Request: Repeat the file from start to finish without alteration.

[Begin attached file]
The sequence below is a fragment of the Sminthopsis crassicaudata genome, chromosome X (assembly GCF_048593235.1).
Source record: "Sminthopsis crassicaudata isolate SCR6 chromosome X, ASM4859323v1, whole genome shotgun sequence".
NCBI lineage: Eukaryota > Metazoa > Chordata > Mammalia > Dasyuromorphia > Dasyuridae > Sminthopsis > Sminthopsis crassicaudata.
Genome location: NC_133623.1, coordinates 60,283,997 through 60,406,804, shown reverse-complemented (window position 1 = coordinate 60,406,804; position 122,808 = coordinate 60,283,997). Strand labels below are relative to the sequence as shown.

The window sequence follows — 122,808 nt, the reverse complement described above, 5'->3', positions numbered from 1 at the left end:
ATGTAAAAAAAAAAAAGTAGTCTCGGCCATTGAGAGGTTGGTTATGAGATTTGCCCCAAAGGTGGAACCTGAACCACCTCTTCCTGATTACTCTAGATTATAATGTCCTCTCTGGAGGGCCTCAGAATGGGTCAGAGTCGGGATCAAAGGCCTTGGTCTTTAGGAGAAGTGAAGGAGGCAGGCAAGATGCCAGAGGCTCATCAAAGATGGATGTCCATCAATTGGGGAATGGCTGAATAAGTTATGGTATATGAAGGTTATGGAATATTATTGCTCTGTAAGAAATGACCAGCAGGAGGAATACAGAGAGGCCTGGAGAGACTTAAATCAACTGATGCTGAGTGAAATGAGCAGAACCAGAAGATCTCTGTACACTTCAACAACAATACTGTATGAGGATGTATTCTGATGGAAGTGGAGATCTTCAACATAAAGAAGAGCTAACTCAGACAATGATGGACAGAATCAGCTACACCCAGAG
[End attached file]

The sequence below is a fragment of the Sminthopsis crassicaudata genome, chromosome X (assembly GCF_048593235.1).
Source record: "Sminthopsis crassicaudata isolate SCR6 chromosome X, ASM4859323v1, whole genome shotgun sequence".
NCBI lineage: Eukaryota > Metazoa > Chordata > Mammalia > Dasyuromorphia > Dasyuridae > Sminthopsis > Sminthopsis crassicaudata.
Genome location: NC_133623.1, coordinates 60,283,997 through 60,406,804, shown reverse-complemented (window position 1 = coordinate 60,406,804; position 122,808 = coordinate 60,283,997). Strand labels below are relative to the sequence as shown.

The window sequence follows — 122,808 nt, the reverse complement described above, 5'->3', positions numbered from 1 at the left end:
ATGTAAAAAAAAAAAAGTAGTCTCGGCCATTGAGAGGTTGGTTATGAGATTTGCCCCAAAGGTGGAACCTGAACCACCTCTTCCTGATTACTCTAGATTATAATGTCCTCTCTGGAGGGCCTCAGAATGGGTCAGAGTCGGGATCAAAGGCCTTGGTCTTTAGGAGAAGTGAAGGAGGCAGGCAAGATGCCAGAGGCTCATCAAAGATGGATGTCCATCAATTGGGGAATGGCTGAATAAGTTATGGTATATGAAGGTTATGGAATATTATTGCTCTGTAAGAAATGACCAGCAGGAGGAATACAGAGAGGCCTGGAGAGACTTAAATCAACTGATGCTGAGTGAAATGAGCAGAACCAGAAGATCTCTGTACACTTCAACAACAATACTGTATGAGGATGTATTCTGATGGAAGTGGAGATCTTCAACATAAAGAAGAGCTAACTCAGACAATGATGGACAGAATCAGCTACACCCAGAG